The main subject of this blog has been covered a number of times before, usually in blog posts entitled something along the lines of “things you shouldn’t say to an adoptive parent”.
“They are so lucky to have you as parents.”
It is a phrase which we hear quite often, it is usually meant with the best of intentions; as a compliment to us letting us know that we are being successful as parents.
The phrase will rarely be met with anything better than a polite but forced smile. Sometimes it might even be an eye-roll or a derisive or sarcastic “Haha, if you say so”.
Even with the best of intentions, it is unfortunately an ignorant statement. It can never be anything but, because we keep our children’s full story confidential. It is their story to tell, not ours, but we know it and it is always in our minds when we hear things like that.
The thing is, the people who say this and think this only know our children from the time we adopted them. They see how they have progressed, how we have nurtured them and how they have developed, and if you take a snapshot of the children’s lives from that point, the statement might be correct.
What goes through my mind when I hear this is: “No, they’re not. The things that they had to go through in order for them to get to the point where we are needed I wouldn’t wish on my worst enemy. How does that make them lucky?”. The actual response I give will probably be the polite smile and “mmmm, maybe”.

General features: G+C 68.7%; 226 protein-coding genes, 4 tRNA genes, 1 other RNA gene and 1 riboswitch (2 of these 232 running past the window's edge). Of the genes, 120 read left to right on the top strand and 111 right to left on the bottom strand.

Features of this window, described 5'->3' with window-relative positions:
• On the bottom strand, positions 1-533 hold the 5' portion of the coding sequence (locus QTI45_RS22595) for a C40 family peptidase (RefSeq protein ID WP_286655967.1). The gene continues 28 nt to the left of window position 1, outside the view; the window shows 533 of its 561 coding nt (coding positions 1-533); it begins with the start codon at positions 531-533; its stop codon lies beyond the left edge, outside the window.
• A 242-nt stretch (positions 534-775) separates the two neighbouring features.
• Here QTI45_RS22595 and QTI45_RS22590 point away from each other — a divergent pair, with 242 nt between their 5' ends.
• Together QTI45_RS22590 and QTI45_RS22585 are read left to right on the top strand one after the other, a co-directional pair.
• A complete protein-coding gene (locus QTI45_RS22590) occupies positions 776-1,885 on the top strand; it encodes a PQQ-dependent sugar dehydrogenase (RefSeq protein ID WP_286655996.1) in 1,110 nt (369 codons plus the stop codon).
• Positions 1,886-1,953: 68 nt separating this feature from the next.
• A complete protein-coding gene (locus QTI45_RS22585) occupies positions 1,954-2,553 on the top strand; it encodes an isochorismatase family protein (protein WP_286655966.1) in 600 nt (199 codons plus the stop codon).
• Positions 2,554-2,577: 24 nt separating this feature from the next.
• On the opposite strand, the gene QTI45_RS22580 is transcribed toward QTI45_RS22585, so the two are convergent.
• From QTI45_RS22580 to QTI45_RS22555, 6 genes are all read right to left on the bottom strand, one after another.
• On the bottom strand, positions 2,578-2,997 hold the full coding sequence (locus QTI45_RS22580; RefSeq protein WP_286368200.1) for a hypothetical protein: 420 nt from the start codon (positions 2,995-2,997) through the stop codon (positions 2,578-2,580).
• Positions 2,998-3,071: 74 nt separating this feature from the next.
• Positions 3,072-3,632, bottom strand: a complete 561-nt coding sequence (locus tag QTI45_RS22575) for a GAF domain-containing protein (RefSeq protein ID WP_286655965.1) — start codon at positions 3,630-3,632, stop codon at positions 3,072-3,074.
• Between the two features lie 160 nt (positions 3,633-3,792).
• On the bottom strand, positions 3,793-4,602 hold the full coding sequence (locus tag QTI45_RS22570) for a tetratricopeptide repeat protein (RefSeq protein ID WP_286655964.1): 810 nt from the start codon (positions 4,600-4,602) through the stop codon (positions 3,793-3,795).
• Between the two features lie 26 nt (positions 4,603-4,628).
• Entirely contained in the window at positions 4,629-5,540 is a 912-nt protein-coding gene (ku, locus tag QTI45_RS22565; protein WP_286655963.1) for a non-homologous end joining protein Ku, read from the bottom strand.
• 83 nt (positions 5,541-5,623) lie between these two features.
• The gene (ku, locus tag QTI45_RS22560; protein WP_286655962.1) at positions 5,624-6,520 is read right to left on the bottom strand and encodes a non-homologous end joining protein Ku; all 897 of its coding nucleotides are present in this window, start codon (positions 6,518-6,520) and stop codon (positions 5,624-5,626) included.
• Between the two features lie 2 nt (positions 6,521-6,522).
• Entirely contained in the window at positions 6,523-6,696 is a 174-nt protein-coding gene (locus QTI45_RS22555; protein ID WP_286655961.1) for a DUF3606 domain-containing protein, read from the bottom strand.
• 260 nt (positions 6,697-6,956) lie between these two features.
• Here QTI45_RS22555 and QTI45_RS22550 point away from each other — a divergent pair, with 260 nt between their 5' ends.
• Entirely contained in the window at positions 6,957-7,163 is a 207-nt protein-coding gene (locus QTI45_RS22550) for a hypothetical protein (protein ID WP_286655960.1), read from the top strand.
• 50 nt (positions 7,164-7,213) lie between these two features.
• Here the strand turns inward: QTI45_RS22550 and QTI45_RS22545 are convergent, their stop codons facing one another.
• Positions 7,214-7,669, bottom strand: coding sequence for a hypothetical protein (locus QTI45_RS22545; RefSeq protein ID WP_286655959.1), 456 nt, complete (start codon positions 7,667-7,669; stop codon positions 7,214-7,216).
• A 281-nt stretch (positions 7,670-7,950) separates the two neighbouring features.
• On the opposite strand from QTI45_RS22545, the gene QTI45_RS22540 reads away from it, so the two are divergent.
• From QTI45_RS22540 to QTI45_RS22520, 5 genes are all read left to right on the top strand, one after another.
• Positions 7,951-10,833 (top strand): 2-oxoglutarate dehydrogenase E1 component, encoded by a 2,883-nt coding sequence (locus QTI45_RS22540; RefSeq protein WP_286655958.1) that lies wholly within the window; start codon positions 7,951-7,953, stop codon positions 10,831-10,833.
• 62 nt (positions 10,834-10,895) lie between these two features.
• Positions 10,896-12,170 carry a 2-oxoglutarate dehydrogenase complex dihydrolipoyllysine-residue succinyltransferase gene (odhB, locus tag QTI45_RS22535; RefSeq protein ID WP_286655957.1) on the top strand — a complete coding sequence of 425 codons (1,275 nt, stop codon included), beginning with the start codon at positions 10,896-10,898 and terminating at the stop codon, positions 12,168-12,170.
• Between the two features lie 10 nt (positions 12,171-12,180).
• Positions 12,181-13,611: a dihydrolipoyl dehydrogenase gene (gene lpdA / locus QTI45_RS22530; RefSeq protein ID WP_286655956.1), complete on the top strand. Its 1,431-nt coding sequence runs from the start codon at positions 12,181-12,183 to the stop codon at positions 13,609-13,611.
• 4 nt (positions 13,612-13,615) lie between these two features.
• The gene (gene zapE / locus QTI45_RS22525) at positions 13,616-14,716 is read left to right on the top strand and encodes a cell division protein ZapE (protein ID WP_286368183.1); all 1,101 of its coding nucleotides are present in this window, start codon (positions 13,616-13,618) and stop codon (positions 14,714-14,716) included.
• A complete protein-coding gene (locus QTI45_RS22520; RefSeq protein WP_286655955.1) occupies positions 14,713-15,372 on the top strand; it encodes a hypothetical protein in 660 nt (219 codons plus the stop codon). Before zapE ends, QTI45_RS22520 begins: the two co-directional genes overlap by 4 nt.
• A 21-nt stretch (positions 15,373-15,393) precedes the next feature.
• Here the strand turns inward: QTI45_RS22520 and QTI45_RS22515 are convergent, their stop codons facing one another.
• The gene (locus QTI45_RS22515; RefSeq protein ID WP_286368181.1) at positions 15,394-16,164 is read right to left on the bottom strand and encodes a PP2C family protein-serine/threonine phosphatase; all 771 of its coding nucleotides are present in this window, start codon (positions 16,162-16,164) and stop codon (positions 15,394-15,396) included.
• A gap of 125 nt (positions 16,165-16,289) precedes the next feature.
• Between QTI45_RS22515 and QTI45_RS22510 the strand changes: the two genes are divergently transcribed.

In modern adoption in the UK children aren’t relinquished, or voluntarily given up, at least not very often. They have to have suffered severe neglect, physical, emotional or sexual abuse. They have to have suffered it long enough for someone to notice, for someone to build a case to get them removed from their families. They then have to stay in care for an indeterminant amount of time while a decision is made as to whether they can be sent back to their family, or adopted. All the while potentially seeing their abusers on a regular basis.
Those experiences will affect them for the rest of their lives. They will dictate their mental health, shape the kind of adults they become, affect the kind of job they might be able to have.
If you aren’t an adopter ask yourself this:
If your child suffered something which will have lifelong negative consequences, would you do anything to wipe that experience away?
I imagine the answer to that would be overwhelmingly “yes”.
Now, let me add the adopter’s perspective into the question:
If your child suffered something which will have lifelong negative consequences, would you do anything to wipe that experience away, even if it meant you would never have met your child in the first place?
That one isn’t so easy to answer, is it? Adoption is a double-edged sword. We have gained children who we come to love unconditionally, but in order to adopt those children they have to have suffered something often unimaginable to a responsible parent. There is no way we can nullify that experience, but without it we never would have met them.
So, no our children are not lucky to have us. They are unlucky to have needed us. We are the best of a bad situation.
One thing is sure for me though: In the grand scheme of things they may not be lucky to have us, but we are, without doubt, lucky to have them*.
*I reserve the right to withdraw that statement when they become teenagers.